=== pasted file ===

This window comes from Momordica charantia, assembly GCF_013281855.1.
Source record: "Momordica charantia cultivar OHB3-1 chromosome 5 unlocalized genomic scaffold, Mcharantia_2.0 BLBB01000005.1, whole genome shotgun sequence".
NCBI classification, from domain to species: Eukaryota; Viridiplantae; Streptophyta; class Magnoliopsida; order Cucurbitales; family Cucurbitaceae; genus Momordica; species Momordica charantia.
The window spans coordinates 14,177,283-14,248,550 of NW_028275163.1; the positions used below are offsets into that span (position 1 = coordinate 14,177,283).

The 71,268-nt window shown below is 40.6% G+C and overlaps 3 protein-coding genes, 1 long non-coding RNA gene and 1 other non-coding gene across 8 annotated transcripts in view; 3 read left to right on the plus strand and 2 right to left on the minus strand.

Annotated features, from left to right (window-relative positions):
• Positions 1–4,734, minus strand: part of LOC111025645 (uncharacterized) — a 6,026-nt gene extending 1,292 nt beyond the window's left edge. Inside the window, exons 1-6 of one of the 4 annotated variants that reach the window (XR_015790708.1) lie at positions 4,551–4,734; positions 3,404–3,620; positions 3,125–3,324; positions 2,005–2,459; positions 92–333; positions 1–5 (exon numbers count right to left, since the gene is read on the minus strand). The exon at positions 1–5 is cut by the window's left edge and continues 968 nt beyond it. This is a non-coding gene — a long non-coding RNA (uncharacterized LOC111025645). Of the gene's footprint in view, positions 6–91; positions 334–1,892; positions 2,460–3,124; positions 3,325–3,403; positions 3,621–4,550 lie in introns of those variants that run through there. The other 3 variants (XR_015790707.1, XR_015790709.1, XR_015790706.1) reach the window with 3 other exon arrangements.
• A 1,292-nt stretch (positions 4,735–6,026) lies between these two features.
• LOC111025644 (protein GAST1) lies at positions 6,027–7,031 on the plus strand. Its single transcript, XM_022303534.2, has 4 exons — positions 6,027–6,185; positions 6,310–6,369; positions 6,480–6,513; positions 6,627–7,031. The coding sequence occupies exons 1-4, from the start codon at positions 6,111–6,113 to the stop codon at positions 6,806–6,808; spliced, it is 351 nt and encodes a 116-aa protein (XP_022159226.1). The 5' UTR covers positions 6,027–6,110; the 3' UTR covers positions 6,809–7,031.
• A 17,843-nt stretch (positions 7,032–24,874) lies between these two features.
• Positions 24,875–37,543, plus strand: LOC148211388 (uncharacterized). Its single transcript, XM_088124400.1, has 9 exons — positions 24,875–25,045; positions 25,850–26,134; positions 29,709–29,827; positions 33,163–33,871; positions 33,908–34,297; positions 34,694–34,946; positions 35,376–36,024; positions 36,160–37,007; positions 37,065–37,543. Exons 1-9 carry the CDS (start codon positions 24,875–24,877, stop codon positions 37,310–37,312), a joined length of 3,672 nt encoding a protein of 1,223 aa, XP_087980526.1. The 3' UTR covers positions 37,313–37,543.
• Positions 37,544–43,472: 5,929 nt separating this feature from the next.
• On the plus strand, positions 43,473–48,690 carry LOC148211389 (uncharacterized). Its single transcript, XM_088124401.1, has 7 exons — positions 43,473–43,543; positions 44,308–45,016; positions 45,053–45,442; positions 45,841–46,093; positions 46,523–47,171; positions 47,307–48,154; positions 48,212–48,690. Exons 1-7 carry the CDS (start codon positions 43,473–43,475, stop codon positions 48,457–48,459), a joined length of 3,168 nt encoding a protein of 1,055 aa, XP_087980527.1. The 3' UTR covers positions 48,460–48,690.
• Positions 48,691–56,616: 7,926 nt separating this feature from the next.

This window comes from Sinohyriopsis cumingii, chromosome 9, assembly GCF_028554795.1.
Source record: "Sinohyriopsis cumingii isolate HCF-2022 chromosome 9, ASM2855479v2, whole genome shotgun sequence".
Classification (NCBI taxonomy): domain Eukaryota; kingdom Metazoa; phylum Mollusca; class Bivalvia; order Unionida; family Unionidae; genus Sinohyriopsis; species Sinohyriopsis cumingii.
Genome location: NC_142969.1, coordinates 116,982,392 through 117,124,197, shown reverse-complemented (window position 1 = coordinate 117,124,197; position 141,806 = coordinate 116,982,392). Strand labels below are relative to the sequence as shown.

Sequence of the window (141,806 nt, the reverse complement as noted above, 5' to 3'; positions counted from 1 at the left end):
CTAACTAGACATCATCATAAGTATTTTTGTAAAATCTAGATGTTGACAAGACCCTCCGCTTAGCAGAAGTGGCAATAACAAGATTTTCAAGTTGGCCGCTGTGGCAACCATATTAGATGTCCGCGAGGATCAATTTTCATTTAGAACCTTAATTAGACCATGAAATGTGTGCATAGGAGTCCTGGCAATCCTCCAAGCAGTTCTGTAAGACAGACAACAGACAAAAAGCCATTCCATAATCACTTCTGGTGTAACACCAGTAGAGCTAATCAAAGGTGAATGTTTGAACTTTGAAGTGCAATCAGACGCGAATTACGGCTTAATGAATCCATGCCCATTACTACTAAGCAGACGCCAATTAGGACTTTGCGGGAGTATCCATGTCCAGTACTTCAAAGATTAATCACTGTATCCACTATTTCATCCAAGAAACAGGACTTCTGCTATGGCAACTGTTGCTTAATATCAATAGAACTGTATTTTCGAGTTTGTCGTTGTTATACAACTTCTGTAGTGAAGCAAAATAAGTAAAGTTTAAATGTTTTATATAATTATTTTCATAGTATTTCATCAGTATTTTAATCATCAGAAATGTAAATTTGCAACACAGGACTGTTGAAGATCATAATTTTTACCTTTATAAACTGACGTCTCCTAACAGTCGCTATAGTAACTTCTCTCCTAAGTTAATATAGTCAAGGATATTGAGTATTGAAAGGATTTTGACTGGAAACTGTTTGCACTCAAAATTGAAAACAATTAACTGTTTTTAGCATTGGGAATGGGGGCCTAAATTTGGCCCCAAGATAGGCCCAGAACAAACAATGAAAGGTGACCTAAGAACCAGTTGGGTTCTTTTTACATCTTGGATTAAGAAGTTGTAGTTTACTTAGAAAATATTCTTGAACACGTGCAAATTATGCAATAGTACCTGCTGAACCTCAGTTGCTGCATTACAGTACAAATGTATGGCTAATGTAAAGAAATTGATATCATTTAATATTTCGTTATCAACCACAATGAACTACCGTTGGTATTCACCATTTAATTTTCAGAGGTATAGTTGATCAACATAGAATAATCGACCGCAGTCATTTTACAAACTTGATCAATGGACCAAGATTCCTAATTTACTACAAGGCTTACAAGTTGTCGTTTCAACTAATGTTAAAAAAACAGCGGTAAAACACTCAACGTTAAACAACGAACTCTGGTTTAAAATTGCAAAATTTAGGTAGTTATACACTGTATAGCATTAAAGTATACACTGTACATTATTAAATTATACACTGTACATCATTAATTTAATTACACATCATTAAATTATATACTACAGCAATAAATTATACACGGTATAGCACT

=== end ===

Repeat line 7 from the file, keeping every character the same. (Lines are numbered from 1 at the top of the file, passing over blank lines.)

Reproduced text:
• Positions 1–4,734, minus strand: part of LOC111025645 (uncharacterized) — a 6,026-nt gene extending 1,292 nt beyond the window's left edge. Inside the window, exons 1-6 of one of the 4 annotated variants that reach the window (XR_015790708.1) lie at positions 4,551–4,734; positions 3,404–3,620; positions 3,125–3,324; positions 2,005–2,459; positions 92–333; positions 1–5 (exon numbers count right to left, since the gene is read on the minus strand). The exon at positions 1–5 is cut by the window's left edge and continues 968 nt beyond it. This is a non-coding gene — a long non-coding RNA (uncharacterized LOC111025645). Of the gene's footprint in view, positions 6–91; positions 334–1,892; positions 2,460–3,124; positions 3,325–3,403; positions 3,621–4,550 lie in introns of those variants that run through there. The other 3 variants (XR_015790707.1, XR_015790709.1, XR_015790706.1) reach the window with 3 other exon arrangements.